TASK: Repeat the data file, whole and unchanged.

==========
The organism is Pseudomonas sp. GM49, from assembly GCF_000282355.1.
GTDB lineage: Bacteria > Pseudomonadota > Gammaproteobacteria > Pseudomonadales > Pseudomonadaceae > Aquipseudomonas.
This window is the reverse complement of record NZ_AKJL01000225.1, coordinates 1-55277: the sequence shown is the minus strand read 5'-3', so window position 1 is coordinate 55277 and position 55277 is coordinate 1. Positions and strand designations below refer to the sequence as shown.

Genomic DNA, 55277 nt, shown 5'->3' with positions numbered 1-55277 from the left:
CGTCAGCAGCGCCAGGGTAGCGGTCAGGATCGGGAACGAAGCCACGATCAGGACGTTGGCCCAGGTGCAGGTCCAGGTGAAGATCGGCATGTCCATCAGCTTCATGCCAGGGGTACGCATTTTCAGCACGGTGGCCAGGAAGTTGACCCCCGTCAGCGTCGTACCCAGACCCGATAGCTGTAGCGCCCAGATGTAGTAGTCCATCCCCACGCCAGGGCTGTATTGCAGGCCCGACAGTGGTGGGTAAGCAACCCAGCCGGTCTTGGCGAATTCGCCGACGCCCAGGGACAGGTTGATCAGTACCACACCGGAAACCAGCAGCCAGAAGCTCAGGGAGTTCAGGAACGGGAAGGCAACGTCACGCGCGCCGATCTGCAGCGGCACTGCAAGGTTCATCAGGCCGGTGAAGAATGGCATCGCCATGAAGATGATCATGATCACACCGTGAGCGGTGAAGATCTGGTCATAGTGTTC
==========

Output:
The organism is Pseudomonas sp. GM49, from assembly GCF_000282355.1.
GTDB lineage: Bacteria > Pseudomonadota > Gammaproteobacteria > Pseudomonadales > Pseudomonadaceae > Aquipseudomonas.
This window is the reverse complement of record NZ_AKJL01000225.1, coordinates 1-55277: the sequence shown is the minus strand read 5'-3', so window position 1 is coordinate 55277 and position 55277 is coordinate 1. Positions and strand designations below refer to the sequence as shown.

Genomic DNA, 55277 nt, shown 5'->3' with positions numbered 1-55277 from the left:
CGTCAGCAGCGCCAGGGTAGCGGTCAGGATCGGGAACGAAGCCACGATCAGGACGTTGGCCCAGGTGCAGGTCCAGGTGAAGATCGGCATGTCCATCAGCTTCATGCCAGGGGTACGCATTTTCAGCACGGTGGCCAGGAAGTTGACCCCCGTCAGCGTCGTACCCAGACCCGATAGCTGTAGCGCCCAGATGTAGTAGTCCATCCCCACGCCAGGGCTGTATTGCAGGCCCGACAGTGGTGGGTAAGCAACCCAGCCGGTCTTGGCGAATTCGCCGACGCCCAGGGACAGGTTGATCAGTACCACACCGGAAACCAGCAGCCAGAAGCTCAGGGAGTTCAGGAACGGGAAGGCAACGTCACGCGCGCCGATCTGCAGCGGCACTGCAAGGTTCATCAGGCCGGTGAAGAATGGCATCGCCATGAAGATGATCATGATCACACCGTGAGCGGTGAAGATCTGGTCATAGTGTTC